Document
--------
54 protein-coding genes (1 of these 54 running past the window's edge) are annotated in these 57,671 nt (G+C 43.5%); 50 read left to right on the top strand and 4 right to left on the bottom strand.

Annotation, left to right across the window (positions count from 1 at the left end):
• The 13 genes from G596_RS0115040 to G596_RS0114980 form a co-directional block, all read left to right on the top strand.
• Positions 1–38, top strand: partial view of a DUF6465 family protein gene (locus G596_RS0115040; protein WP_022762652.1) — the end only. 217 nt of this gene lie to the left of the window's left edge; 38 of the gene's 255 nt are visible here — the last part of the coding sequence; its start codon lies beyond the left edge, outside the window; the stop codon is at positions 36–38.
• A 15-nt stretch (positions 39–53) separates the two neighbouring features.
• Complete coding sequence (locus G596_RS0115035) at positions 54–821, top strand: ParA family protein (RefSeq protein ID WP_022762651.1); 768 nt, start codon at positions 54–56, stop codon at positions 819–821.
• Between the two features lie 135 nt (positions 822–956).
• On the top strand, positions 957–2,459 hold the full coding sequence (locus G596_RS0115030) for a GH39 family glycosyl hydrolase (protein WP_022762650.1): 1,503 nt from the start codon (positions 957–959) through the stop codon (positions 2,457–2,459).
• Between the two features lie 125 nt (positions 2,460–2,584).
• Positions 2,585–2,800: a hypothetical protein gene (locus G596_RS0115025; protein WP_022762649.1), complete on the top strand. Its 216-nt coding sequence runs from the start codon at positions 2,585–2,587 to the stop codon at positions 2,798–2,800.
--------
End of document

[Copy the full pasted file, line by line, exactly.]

54 protein-coding genes (1 of these 54 running past the window's edge) are annotated in these 57,671 nt (G+C 43.5%); 50 read left to right on the top strand and 4 right to left on the bottom strand.

Annotation, left to right across the window (positions count from 1 at the left end):
• The 13 genes from G596_RS0115040 to G596_RS0114980 form a co-directional block, all read left to right on the top strand.
• Positions 1–38, top strand: partial view of a DUF6465 family protein gene (locus G596_RS0115040; protein WP_022762652.1) — the end only. 217 nt of this gene lie to the left of the window's left edge; 38 of the gene's 255 nt are visible here — the last part of the coding sequence; its start codon lies beyond the left edge, outside the window; the stop codon is at positions 36–38.
• A 15-nt stretch (positions 39–53) separates the two neighbouring features.
• Complete coding sequence (locus G596_RS0115035) at positions 54–821, top strand: ParA family protein (RefSeq protein ID WP_022762651.1); 768 nt, start codon at positions 54–56, stop codon at positions 819–821.
• Between the two features lie 135 nt (positions 822–956).
• On the top strand, positions 957–2,459 hold the full coding sequence (locus G596_RS0115030) for a GH39 family glycosyl hydrolase (protein WP_022762650.1): 1,503 nt from the start codon (positions 957–959) through the stop codon (positions 2,457–2,459).
• Between the two features lie 125 nt (positions 2,460–2,584).
• Positions 2,585–2,800: a hypothetical protein gene (locus G596_RS0115025; protein WP_022762649.1), complete on the top strand. Its 216-nt coding sequence runs from the start codon at positions 2,585–2,587 to the stop codon at positions 2,798–2,800.